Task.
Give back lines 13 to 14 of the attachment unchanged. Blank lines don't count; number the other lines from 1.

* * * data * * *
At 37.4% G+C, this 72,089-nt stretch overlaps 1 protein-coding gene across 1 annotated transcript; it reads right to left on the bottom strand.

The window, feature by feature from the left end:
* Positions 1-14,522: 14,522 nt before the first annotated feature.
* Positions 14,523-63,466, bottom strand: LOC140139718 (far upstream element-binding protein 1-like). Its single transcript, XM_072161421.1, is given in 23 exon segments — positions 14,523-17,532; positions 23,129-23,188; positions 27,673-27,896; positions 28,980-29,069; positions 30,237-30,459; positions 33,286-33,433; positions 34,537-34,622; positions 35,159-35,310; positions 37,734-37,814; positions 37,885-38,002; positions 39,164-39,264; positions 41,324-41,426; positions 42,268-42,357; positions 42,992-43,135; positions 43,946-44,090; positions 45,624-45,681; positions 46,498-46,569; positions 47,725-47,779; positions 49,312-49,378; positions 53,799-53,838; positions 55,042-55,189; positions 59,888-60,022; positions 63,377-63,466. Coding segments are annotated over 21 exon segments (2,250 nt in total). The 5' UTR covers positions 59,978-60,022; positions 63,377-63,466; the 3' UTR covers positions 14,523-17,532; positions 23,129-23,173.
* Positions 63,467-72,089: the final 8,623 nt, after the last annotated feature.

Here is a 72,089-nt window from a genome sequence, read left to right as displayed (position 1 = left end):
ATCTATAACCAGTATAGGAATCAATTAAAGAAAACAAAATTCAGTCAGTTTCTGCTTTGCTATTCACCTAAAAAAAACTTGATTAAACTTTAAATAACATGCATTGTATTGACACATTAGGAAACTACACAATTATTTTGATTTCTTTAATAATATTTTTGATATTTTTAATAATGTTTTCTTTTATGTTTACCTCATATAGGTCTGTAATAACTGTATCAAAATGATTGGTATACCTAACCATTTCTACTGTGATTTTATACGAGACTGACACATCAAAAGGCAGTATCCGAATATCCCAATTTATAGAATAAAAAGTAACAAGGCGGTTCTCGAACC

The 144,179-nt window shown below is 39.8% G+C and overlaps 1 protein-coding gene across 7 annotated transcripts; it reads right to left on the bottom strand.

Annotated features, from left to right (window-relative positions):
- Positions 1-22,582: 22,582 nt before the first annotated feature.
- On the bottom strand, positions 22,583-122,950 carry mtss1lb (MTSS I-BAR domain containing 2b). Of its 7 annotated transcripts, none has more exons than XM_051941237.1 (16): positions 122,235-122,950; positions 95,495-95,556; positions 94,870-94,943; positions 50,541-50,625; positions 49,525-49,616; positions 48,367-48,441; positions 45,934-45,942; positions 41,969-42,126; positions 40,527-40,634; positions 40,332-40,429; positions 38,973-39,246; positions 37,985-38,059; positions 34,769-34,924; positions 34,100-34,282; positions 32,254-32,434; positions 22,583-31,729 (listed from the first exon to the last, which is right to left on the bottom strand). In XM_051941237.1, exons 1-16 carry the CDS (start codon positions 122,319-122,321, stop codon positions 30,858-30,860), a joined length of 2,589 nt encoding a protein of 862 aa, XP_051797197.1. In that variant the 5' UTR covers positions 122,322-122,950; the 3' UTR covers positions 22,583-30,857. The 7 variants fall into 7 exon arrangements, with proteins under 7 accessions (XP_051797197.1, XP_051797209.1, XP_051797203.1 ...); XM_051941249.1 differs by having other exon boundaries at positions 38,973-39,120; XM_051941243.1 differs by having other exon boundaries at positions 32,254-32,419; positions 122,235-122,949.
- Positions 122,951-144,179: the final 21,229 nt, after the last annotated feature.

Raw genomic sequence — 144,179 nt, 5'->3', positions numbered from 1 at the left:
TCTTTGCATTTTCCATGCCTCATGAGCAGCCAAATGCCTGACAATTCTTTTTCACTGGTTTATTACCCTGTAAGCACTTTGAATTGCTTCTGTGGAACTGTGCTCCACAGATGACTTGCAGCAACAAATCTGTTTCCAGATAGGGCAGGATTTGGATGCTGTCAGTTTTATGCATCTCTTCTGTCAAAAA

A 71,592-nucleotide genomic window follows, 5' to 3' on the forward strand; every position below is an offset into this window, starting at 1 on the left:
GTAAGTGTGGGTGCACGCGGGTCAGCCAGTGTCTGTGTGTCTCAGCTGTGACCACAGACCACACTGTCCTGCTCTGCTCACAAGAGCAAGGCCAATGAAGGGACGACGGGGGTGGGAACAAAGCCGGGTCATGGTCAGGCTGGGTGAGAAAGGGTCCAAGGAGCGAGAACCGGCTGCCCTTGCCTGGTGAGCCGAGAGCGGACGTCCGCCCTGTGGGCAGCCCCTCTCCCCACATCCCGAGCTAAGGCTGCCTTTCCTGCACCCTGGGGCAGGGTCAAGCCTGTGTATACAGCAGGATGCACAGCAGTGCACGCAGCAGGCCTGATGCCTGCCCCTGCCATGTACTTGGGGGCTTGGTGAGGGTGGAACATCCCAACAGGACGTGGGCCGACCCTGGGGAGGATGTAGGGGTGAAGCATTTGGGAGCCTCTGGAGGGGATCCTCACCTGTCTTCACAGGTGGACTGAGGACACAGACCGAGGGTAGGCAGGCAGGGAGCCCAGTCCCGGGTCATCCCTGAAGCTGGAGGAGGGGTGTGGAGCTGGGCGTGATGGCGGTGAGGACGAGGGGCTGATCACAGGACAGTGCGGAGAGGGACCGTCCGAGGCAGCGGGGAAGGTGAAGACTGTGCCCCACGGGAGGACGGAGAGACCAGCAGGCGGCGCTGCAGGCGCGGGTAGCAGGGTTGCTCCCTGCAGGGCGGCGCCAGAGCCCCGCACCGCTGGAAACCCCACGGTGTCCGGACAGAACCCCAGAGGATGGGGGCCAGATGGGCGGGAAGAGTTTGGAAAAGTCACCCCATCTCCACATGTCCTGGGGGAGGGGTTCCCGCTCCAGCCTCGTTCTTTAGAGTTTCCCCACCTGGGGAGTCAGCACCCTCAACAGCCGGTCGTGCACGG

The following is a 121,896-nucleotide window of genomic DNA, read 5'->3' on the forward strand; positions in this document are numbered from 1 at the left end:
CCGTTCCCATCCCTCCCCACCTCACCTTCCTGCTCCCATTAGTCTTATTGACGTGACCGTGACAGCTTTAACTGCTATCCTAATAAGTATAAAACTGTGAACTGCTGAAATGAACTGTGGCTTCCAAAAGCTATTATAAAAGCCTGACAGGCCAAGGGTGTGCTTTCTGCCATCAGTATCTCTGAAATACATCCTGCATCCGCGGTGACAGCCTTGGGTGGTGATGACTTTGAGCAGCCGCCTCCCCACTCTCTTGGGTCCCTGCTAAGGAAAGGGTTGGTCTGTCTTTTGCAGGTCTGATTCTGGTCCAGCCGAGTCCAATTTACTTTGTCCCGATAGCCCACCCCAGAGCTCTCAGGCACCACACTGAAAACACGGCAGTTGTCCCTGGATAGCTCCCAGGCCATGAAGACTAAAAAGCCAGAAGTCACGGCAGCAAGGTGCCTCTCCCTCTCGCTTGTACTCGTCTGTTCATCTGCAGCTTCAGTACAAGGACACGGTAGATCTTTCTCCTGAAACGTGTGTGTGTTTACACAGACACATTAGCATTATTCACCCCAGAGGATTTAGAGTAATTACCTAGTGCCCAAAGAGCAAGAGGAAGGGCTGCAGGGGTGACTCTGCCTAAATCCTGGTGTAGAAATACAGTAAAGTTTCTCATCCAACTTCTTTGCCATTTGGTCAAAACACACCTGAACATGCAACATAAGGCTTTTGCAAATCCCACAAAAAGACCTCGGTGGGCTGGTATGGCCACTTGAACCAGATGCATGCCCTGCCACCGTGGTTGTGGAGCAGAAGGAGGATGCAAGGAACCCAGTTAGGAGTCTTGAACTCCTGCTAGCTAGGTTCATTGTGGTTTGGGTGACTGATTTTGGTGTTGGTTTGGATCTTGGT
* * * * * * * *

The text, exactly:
Raw genomic sequence — 144,179 nt, 5'->3', positions numbered from 1 at the left:
TCTTTGCATTTTCCATGCCTCATGAGCAGCCAAATGCCTGACAATTCTTTTTCACTGGTTTATTACCCTGTAAGCACTTTGAATTGCTTCTGTGGAACTGTGCTCCACAGATGACTTGCAGCAACAAATCTGTTTCCAGATAGGGCAGGATTTGGATGCTGTCAGTTTTATGCATCTCTTCTGTCAAAAA